It’s not easy being a lone unicyclist in the forest… well actually that’s not true, more often than not it’s absolutely fantastic! Occasionally though it’d be great to have something – pictures or video – to show family and friends why riding unicycles off road is so enjoyable. It’s not always so easy to get that when out riding by yourself.
I first came across GoPro wearable digital cameras in December 2007 at a motorsport event where drivers were fitting these little cameras all over the place – to their helmets, outside of the car, inside of the car. GoPro cameras can be used to record sports and activities where there isn’t a cameraman on hand, or it’s not possible hold the camera yourself or stopping and setting up static video shots doesn’t work – motor cross, surfing, car racing, mountain biking, skateboarding, climbing etc – why not unicycling!
The GoPro Helmet HERO Wide camera features a 170 degree wide angle lens housed in rugged case, waterproof to 30m. It shoots 56 minutes of ‘TV-quality’ (512 x 384 @ 30 Fps) video with sound or interval 5MP photo every 2 or 5 seconds, stored on a 2GB SD card, powered by 2 AAA batteries.
The Helmet HERO Wide comes with a range of accessories including the housing, helmet mounts, adhesive mounts, mounting clips, headmount, plastic arms and cables.
Out of the box you can either use the traditional helmet mount strap or the alternative system of adjustable arms which can attach anywhere on your helmet via an adhesive backed clip system. The camera can be easily moved from mount to mount so there’s no reason not to use all of them.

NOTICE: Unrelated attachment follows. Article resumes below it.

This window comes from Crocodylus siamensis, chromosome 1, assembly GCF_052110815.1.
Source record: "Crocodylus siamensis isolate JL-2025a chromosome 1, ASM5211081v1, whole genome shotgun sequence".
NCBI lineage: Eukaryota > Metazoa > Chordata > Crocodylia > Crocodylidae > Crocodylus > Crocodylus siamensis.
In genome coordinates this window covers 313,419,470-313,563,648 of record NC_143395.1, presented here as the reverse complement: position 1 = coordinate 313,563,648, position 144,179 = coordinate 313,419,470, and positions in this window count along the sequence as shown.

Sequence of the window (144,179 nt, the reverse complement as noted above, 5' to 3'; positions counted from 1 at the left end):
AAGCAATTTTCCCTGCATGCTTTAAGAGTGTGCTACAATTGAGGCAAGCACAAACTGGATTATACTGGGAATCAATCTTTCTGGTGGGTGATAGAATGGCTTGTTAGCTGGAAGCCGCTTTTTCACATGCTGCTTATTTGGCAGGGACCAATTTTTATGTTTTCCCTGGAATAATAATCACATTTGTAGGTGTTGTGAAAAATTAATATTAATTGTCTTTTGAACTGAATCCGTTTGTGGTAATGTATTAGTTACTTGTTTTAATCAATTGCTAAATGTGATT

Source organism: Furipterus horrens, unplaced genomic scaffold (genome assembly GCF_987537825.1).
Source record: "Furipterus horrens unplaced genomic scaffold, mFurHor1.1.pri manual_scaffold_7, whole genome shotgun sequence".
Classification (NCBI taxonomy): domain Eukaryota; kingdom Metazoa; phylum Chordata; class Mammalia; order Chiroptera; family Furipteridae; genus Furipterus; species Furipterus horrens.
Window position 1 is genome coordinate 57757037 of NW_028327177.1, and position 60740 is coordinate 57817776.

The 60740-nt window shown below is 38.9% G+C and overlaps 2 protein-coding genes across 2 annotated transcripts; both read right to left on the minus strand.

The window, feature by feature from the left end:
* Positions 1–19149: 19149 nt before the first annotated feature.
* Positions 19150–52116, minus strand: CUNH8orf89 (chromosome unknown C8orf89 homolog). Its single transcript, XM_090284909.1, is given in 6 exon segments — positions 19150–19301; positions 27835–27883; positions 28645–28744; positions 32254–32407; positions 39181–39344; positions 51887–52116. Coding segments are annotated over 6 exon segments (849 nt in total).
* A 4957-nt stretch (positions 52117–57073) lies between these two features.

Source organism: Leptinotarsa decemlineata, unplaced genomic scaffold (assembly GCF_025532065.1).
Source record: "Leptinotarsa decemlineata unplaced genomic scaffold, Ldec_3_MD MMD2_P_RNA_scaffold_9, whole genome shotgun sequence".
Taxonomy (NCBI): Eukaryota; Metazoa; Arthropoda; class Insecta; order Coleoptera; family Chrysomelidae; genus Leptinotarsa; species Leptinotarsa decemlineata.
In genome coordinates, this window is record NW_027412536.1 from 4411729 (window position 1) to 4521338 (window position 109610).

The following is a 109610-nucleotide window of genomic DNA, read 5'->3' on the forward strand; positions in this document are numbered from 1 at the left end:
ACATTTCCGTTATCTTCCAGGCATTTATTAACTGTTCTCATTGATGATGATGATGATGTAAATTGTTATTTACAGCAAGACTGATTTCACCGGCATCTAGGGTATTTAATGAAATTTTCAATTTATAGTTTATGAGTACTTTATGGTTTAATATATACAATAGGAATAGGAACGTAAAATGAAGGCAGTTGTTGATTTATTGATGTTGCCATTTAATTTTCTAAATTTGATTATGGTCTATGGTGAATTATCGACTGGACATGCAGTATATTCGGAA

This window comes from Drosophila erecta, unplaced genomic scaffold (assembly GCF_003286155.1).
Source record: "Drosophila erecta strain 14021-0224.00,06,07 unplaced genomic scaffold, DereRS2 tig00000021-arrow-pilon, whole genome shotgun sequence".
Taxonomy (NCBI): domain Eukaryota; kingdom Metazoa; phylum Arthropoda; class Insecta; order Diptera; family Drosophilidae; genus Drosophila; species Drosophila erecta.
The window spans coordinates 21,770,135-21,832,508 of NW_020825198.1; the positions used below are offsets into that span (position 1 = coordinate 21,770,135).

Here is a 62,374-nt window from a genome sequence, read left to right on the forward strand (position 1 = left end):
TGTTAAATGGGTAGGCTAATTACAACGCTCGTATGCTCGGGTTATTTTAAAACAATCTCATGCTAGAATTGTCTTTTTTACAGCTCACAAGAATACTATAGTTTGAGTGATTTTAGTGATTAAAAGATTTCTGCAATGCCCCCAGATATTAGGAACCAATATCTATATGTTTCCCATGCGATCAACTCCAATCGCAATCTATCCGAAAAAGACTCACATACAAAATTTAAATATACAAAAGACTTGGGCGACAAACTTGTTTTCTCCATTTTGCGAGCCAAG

After road testing the HERO Wide for the last month here’s what I’ve learnt:
- The fisheye lens combined with helmet and bar mounts offer unique points of view that do a good job of capturing the experience and fun of off road unicycling
- The camera is rugged, surviving UPD’s
- Easy and fast to use during a ride vs tripod based video
The Not so Good Stuff:
- The video resolution is relatively low
- The 2 x AAA batteries don’t last long. Works best with premium lithium/rechargeables. Take spares!
- The menu/settings take some deciphering, luckily there aren’t many.
- Can’t really see where you’re shooting as the optical viewfinder is obstructed by the case and quite small. Upside is with a fisheye accurate framing isn’t always critical.
- Not well suited to video of night rides with lights